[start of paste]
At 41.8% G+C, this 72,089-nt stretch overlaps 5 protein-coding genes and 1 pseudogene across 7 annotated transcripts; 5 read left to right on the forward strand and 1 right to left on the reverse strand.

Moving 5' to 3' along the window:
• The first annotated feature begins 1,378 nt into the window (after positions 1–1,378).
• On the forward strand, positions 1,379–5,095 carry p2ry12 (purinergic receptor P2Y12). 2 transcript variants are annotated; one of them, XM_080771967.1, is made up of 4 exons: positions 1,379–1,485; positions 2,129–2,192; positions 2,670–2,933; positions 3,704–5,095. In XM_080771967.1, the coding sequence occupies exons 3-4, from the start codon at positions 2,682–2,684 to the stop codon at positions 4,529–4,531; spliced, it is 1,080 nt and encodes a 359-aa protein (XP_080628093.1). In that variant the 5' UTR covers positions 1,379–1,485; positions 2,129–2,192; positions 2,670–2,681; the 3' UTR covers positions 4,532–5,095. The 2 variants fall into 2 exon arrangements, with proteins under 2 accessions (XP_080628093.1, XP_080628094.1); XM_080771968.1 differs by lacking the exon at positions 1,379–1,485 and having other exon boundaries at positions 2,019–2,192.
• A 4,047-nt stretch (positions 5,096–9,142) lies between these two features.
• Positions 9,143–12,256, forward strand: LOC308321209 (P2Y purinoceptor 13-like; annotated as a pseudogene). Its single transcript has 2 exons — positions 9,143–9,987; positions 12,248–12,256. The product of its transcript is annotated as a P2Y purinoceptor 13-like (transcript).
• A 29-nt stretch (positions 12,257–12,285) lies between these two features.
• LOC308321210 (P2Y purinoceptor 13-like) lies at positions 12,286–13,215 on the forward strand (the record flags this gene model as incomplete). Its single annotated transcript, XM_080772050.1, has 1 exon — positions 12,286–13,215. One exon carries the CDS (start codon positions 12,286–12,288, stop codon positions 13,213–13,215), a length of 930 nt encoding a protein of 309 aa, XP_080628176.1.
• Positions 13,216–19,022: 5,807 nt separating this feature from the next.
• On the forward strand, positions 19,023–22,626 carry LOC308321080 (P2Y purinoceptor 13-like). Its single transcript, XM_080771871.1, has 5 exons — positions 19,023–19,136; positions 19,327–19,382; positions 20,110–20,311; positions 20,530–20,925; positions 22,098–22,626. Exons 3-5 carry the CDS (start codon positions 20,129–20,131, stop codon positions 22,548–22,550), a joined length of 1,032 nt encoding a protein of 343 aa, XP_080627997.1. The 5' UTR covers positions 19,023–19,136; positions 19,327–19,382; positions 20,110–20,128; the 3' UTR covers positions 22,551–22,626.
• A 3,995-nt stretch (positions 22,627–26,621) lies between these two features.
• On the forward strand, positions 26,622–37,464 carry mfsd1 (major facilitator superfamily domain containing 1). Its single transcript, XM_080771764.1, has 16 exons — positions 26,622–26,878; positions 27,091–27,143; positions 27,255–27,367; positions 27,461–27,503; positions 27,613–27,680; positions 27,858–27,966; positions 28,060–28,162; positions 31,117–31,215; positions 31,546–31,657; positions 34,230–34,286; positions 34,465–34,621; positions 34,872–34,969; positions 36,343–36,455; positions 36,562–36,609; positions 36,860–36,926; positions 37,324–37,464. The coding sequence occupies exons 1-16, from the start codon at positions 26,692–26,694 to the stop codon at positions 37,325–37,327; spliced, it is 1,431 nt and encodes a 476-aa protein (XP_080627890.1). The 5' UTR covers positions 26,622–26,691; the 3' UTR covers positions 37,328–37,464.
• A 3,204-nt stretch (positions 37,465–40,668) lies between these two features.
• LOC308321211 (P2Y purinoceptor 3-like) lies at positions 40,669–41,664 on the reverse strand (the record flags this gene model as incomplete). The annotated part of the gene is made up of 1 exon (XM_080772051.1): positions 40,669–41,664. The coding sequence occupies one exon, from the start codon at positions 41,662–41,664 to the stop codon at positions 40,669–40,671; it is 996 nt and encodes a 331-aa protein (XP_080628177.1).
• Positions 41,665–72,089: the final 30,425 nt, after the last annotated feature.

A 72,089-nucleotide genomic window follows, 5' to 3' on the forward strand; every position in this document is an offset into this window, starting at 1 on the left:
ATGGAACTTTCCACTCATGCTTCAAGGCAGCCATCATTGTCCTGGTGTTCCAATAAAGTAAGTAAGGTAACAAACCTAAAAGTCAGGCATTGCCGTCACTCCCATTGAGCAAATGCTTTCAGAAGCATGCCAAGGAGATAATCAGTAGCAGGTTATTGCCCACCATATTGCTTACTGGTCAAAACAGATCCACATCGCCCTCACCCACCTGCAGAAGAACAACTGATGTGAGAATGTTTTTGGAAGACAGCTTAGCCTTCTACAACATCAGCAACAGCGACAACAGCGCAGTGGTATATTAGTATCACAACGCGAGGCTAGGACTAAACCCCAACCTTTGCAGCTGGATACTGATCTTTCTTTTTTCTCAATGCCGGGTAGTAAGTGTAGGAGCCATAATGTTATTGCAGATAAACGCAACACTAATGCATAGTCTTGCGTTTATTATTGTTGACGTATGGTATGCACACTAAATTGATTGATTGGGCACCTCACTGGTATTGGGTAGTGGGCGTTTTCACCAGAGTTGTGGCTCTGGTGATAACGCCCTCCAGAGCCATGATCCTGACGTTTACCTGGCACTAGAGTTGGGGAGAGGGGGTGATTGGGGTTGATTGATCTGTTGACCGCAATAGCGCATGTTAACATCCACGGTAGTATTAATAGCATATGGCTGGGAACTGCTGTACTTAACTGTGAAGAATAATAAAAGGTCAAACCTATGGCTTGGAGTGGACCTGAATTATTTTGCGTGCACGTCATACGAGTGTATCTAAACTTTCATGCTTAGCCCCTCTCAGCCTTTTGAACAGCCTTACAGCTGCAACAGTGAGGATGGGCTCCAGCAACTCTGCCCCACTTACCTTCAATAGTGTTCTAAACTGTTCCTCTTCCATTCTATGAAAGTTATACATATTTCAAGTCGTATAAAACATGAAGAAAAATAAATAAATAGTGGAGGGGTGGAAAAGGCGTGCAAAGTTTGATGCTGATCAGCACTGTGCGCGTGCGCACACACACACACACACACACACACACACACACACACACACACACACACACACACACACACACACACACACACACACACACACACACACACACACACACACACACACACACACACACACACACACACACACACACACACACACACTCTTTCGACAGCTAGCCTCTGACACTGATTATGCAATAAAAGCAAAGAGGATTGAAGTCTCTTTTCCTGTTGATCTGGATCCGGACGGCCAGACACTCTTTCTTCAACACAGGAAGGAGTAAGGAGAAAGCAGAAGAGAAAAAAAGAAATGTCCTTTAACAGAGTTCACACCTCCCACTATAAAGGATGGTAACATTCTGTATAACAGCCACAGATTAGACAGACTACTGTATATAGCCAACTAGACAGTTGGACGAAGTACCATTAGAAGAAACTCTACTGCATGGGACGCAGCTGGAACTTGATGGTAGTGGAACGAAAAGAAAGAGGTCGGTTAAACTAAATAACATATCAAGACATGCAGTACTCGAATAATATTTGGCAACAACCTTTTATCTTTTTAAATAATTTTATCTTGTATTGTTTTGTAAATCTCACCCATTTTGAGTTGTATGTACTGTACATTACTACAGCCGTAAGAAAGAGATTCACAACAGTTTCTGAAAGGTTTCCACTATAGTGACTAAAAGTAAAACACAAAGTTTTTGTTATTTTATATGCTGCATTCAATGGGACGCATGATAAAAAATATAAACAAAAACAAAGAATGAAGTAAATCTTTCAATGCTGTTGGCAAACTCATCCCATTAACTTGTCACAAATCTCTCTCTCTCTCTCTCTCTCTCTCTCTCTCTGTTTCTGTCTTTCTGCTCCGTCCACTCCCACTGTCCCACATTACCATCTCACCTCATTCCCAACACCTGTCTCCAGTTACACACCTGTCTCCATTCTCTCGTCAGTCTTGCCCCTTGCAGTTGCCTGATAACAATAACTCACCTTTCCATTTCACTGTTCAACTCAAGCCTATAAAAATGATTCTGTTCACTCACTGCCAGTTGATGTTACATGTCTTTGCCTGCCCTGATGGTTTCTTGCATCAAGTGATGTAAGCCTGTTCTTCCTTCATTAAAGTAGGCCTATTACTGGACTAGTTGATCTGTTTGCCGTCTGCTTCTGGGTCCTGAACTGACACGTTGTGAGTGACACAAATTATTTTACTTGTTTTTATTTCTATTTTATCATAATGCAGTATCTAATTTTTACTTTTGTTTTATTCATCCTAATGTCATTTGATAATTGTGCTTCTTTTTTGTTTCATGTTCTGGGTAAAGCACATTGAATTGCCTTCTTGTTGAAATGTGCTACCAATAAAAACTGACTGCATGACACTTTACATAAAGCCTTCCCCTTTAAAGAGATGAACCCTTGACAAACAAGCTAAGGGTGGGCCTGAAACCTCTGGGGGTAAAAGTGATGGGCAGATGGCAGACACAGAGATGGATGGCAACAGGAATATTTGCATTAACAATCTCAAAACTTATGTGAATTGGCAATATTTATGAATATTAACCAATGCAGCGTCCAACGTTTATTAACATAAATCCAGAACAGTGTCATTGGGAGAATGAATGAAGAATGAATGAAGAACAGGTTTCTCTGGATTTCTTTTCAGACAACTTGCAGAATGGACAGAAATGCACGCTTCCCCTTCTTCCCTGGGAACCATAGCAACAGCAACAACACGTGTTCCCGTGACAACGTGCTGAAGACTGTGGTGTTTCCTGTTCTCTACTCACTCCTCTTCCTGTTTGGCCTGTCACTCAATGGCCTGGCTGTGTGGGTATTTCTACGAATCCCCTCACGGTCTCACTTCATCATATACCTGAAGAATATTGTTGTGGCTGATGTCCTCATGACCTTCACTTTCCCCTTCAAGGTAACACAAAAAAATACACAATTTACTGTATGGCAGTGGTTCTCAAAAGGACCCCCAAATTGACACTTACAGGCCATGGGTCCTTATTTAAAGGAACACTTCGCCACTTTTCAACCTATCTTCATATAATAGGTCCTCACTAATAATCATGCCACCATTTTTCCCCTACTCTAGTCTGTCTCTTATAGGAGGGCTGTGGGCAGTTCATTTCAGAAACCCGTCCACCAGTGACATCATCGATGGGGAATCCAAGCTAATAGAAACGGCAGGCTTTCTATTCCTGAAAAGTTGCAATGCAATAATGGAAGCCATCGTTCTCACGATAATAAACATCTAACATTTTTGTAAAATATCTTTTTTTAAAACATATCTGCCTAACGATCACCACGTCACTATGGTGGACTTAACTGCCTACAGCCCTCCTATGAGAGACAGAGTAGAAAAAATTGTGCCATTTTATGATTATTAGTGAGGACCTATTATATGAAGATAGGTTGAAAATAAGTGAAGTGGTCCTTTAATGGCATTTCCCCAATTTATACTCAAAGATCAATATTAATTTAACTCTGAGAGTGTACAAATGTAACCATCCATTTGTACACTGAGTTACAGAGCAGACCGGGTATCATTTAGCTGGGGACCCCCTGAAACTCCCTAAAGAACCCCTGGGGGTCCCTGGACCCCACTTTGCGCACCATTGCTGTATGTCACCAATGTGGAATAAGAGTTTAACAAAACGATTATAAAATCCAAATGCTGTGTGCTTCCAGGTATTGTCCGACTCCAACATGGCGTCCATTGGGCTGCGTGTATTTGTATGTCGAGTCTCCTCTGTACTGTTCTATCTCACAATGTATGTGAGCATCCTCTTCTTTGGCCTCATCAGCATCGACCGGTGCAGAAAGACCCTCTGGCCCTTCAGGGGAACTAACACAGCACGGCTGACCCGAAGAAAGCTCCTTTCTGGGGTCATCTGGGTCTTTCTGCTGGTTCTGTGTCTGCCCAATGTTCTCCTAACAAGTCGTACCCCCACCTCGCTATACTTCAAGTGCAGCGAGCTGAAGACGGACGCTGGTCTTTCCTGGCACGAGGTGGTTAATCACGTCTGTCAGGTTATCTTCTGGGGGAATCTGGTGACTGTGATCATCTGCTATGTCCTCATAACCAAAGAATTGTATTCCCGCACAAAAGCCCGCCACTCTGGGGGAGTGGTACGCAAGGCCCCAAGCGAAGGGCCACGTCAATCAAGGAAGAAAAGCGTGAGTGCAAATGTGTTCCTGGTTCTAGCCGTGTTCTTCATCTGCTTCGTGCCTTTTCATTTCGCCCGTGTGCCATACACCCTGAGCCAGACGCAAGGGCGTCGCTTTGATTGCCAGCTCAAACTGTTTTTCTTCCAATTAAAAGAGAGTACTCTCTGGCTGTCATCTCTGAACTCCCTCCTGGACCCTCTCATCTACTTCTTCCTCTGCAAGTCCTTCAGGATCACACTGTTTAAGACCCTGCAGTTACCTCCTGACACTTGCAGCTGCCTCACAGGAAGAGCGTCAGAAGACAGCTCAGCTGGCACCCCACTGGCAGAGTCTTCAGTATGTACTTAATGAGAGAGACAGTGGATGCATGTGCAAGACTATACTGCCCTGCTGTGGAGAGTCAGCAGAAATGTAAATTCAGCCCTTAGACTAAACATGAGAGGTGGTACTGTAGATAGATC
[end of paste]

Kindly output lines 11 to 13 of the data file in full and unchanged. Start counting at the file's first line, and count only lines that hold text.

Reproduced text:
• A 3,995-nt stretch (positions 22,627–26,621) lies between these two features.
• On the forward strand, positions 26,622–37,464 carry mfsd1 (major facilitator superfamily domain containing 1). Its single transcript, XM_080771764.1, has 16 exons — positions 26,622–26,878; positions 27,091–27,143; positions 27,255–27,367; positions 27,461–27,503; positions 27,613–27,680; positions 27,858–27,966; positions 28,060–28,162; positions 31,117–31,215; positions 31,546–31,657; positions 34,230–34,286; positions 34,465–34,621; positions 34,872–34,969; positions 36,343–36,455; positions 36,562–36,609; positions 36,860–36,926; positions 37,324–37,464. The coding sequence occupies exons 1-16, from the start codon at positions 26,692–26,694 to the stop codon at positions 37,325–37,327; spliced, it is 1,431 nt and encodes a 476-aa protein (XP_080627890.1). The 5' UTR covers positions 26,622–26,691; the 3' UTR covers positions 37,328–37,464.
• A 3,204-nt stretch (positions 37,465–40,668) lies between these two features.